Engineers are troubleshooting a small air leak aboard the International Space Station that was discovered last September, NASA reported Thursday. While it poses no safety threat, the lab’s three-man crew plans to seal themselves in the Russian segment of the station this weekend to help engineers pin down the leak’s location.
Crew Dragon astronauts Douglas Hurley and Robert Behnken thanked their space station crewmates for a productive two-month visit, readied their SpaceX capsule for departure and stood by for a final “go” from flight controllers to undock Saturday night, setting up a Gulf of Mexico splashdown Sunday afternoon.
Space station commander Chris Cassidy and Robert Behnken floated back outside Tuesday for their fourth spacewalk in less than a month, completing preparations for future upgrades including the eventual installation of an airlock that will allow commercial experiments to be moved into and out of vacuum as required.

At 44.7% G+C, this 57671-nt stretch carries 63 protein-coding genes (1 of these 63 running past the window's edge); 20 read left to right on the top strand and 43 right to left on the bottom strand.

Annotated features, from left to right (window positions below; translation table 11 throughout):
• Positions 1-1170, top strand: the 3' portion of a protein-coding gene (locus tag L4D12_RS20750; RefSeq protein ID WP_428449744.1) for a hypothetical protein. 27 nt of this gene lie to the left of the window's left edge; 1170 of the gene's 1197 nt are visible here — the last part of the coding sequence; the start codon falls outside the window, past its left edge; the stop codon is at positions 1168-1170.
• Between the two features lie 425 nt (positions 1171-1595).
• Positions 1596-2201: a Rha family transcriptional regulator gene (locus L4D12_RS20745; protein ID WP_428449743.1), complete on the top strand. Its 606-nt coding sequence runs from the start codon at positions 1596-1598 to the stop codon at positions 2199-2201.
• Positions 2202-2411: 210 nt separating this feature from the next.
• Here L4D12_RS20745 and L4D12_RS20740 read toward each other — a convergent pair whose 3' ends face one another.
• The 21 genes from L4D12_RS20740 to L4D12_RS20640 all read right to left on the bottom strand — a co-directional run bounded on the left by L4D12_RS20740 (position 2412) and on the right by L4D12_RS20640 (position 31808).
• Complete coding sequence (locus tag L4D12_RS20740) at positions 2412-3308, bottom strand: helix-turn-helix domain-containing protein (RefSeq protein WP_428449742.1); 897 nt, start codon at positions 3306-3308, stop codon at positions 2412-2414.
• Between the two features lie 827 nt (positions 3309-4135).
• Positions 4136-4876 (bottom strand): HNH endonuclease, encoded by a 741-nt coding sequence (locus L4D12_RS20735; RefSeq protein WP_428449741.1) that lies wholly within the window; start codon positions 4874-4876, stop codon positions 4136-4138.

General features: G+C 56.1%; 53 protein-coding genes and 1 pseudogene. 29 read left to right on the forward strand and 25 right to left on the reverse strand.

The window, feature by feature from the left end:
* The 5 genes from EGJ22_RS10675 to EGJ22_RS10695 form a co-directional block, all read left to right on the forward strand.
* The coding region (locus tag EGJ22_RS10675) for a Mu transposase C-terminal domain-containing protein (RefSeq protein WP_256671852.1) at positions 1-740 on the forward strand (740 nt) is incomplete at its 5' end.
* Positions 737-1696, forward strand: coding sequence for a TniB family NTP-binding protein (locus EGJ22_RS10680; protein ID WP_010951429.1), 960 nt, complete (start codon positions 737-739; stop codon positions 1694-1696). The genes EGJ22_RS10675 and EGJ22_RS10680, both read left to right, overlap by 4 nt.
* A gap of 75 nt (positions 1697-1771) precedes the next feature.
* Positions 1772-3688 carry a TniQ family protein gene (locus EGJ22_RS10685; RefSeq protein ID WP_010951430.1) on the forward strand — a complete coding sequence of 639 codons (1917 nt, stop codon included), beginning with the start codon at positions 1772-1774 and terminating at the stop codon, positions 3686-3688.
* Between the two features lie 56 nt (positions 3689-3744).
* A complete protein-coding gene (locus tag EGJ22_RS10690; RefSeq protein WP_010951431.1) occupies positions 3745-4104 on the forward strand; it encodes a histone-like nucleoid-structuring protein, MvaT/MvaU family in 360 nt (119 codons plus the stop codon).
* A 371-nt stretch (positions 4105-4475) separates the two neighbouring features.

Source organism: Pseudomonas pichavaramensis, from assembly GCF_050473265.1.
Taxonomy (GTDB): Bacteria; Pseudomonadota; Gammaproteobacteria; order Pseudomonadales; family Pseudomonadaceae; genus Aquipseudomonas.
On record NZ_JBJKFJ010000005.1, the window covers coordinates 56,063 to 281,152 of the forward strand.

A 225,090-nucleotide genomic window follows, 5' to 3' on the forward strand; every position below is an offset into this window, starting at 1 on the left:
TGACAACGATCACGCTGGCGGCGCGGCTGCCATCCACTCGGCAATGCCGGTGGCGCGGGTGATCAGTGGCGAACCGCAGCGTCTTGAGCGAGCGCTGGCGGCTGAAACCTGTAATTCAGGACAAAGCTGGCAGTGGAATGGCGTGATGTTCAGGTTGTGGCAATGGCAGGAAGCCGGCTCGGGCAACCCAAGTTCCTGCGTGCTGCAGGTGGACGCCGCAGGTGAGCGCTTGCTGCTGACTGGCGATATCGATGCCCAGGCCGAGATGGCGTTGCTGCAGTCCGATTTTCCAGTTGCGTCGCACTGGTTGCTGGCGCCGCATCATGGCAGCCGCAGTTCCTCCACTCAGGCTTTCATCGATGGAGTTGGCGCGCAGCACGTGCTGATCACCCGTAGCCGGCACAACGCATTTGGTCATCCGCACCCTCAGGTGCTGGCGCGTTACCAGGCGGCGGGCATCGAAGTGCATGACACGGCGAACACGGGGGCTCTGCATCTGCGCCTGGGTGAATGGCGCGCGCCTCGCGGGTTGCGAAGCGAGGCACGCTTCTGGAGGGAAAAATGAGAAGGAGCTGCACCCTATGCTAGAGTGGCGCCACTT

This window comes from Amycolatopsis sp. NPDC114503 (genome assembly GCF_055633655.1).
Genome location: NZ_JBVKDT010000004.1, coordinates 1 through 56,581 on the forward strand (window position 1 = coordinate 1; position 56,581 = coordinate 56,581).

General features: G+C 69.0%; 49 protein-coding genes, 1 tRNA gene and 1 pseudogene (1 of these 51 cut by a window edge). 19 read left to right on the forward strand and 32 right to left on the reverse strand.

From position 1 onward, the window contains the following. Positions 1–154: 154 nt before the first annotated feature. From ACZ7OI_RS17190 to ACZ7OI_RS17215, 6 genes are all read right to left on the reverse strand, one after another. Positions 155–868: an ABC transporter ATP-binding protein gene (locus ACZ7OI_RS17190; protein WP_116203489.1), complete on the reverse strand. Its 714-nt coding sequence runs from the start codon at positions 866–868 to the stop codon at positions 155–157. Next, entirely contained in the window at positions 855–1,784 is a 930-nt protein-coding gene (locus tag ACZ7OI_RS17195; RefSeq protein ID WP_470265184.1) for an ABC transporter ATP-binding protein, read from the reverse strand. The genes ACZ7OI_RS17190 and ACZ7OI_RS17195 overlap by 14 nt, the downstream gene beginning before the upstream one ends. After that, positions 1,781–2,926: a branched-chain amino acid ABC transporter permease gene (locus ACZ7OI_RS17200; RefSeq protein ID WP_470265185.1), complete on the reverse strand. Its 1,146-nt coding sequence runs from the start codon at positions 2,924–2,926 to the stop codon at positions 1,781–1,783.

NASA has completed an exhaustive review of software problems and procedural oversights that prevented an unpiloted Boeing Starliner capsule from docking with the space station last year. The agency is implementing 80 recommendations to clear the way for a second test flight later this year and, if all goes well, Boeing’s first piloted flight next spring, officials said Tuesday.
Space station commander Chris Cassidy and Robert Behnken plan to float outside Friday for the first of up to four spacewalks needed to complete the replacement of aging batteries in the lab’s solar power system. NASA managers hope to get the work done in time for Behnken and crewmate Douglas Hurley to return to Earth aboard their Crew Dragon capsule by around Aug. 2, officials said Wednesday.